Structural measurements using digital compass-clinometers offer more rapid acquisition, easier backup, and convenient integration with other field data. Systematic empirical testing of eight Apple smart-phones and tablets was carried out, alongside a variety of analogue compass-clinometers (all with a ‘traditional’ free-swinging magnetised compass needle), and cross-checked against survey measurements based on long sight-lines (> 800m) and calibrated inclinometers. A standardised procedure was followed carefully to calibrate the digital devices prior to each test. Tests measured the dip and strike of planes and the plunge and azimuth of lineations, across a range of orientations.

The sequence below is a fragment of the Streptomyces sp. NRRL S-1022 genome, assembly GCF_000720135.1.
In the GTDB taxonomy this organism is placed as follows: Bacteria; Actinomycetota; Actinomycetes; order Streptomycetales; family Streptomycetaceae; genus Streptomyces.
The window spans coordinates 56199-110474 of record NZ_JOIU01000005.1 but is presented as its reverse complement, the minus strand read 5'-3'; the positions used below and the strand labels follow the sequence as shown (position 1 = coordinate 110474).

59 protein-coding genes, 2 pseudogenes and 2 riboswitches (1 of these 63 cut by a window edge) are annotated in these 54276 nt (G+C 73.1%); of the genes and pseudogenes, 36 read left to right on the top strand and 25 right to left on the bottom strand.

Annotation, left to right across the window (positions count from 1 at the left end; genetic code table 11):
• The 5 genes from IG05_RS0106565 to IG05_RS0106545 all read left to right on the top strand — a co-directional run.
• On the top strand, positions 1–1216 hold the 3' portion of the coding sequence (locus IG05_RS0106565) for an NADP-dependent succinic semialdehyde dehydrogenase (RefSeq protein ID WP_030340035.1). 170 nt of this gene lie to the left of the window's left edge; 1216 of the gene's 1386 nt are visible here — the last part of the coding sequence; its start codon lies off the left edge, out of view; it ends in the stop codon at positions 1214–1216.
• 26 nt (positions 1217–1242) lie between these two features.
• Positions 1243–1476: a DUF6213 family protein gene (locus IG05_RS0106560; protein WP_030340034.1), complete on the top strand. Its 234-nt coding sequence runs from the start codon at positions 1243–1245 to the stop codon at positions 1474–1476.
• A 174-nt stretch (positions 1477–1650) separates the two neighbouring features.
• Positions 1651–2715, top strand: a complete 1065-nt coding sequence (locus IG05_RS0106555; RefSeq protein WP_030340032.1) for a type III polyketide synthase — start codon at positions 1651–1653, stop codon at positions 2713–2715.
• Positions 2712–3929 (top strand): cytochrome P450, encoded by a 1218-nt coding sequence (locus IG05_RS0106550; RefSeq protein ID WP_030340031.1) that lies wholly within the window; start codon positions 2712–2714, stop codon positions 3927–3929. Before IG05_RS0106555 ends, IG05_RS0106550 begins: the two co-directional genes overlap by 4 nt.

While analogue compass-clinometers are able to measure orientations repeatedly and reliably with an accuracy of ±5° or better, the performance of the digital devices was highly variable and unpredictable, raising significant doubt about their suitability for geological field measurements. In some tests the Apple devices performed adequately, with an accuracy of ±5°, while in other tests, measurements showed a range of over 30°. The underlying cause(s) of the variability is unclear. Most of the spread is in the strike component (i.e. measurements from the digital compass), corroborating other results that show that digital inclinometers are able to measure dip with high accuracy. Further testing is needed using larger numbers of geologists with a wider range of different digital devices and software apps.